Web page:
“Besides Miss Stunkel’s art class, there’s only one other thing I like about school. Field trips. Miss Stunkel calls them Outings for Educational Purposes, but I don’t care what they are called as long as we get out of school and don’t have to learn about fractions.”
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Things start going downhill for Penelope Crumb as soon as the buss pulls up outside Portwaller History Museum. She gets into trouble with the teacher whilst helping her best friend Patsy Cline. Then she is left behind in one room and upon voicing her opinions about this is sent back to the bus, with yet another note for her mum. But Penelope just wants to remember, everyone and everything in her life. Deciding to create her own museum though is not the best idea when you are taking things that belong to other people and soon Penelope finds out the hard way that holding on can’t always be done when someone else wants to let go.
This is a sad book, I was almost heartbroken at the end of it and I swear Penelope has to have another story or I will cry. I liked a lot of this book but I thought it was a lot more serious than the first, though that is not a bad thing.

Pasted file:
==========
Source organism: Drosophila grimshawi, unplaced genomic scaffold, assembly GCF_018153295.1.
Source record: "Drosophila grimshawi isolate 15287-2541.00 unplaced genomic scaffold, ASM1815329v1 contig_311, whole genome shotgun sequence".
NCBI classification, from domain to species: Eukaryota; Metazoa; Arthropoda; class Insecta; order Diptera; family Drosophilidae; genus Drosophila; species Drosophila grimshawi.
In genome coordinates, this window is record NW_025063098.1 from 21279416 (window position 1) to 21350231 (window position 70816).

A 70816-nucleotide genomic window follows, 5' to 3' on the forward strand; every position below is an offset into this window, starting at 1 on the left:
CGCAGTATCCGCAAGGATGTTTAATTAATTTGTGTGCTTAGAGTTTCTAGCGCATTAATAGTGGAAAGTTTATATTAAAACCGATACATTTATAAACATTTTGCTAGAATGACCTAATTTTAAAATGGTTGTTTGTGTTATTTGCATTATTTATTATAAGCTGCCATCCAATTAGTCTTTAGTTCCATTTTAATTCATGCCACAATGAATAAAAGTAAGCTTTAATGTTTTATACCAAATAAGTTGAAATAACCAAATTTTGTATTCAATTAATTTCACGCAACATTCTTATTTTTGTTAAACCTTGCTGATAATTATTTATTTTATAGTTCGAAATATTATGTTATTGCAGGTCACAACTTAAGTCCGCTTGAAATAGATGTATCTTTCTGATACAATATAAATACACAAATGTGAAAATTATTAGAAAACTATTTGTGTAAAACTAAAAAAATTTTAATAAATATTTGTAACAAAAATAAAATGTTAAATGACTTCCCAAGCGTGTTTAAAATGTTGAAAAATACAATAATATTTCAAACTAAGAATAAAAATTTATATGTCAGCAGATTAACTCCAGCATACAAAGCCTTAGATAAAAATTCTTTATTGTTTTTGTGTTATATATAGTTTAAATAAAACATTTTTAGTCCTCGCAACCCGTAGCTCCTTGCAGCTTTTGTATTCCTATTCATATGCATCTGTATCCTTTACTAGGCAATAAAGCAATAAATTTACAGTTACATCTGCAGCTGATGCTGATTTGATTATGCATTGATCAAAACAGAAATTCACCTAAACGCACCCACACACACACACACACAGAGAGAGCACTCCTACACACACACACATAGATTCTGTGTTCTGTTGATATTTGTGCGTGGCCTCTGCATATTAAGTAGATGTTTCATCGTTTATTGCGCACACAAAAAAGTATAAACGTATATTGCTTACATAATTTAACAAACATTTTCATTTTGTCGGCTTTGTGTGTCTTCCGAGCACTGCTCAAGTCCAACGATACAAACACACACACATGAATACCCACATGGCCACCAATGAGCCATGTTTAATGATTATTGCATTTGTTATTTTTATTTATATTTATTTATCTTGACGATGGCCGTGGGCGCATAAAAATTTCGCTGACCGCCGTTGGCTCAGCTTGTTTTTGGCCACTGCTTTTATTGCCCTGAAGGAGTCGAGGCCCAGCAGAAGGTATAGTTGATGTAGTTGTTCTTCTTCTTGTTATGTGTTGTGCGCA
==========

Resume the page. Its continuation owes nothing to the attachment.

The story is a bit slow in places and I felt it didn’t have as much in it as the first but I still enjoyed it. Its mainly about Penelope feeling left out when her friend starts getting closer to another girl in their class and how that makes her feel. Penelope is quite different to other people because of her morbid curiosity about life and death and whilst I still love her as a character, I can see why other characters in the book try to distance themselves from her.
The drawings bring this book to life and I love the contrast between the people Penelope likes and those she doesn’t, you can see straight away who is who and I think thats brilliant. They look just like doodles when you turn the page but as you read the story the pictures start making sense and I think they make a great addition to the book.
The serious elements in this book work so well because they are 10 year old serious, they aren’t things that I worry about as a 25 year old but they are things I can remember being concerned about back then, people leaving or even dying, and my friends getting new friends and leaving me behind. The book is very realistic in its topics and I love what it would give to a reader of its target age, even though thats not me.
I would recommend these books because they give a lighthearted approach to the serious issues surrounding life at 9 or 10. I think Penelope is such a fun character because she embraces her uniqueness and I think thats also something we should be passing on to the younger generation.
Penelope Crumb Never Forgets was published on September 26th by Quercus books. My copy was sent to me from the publisher in exchange for an honest review.
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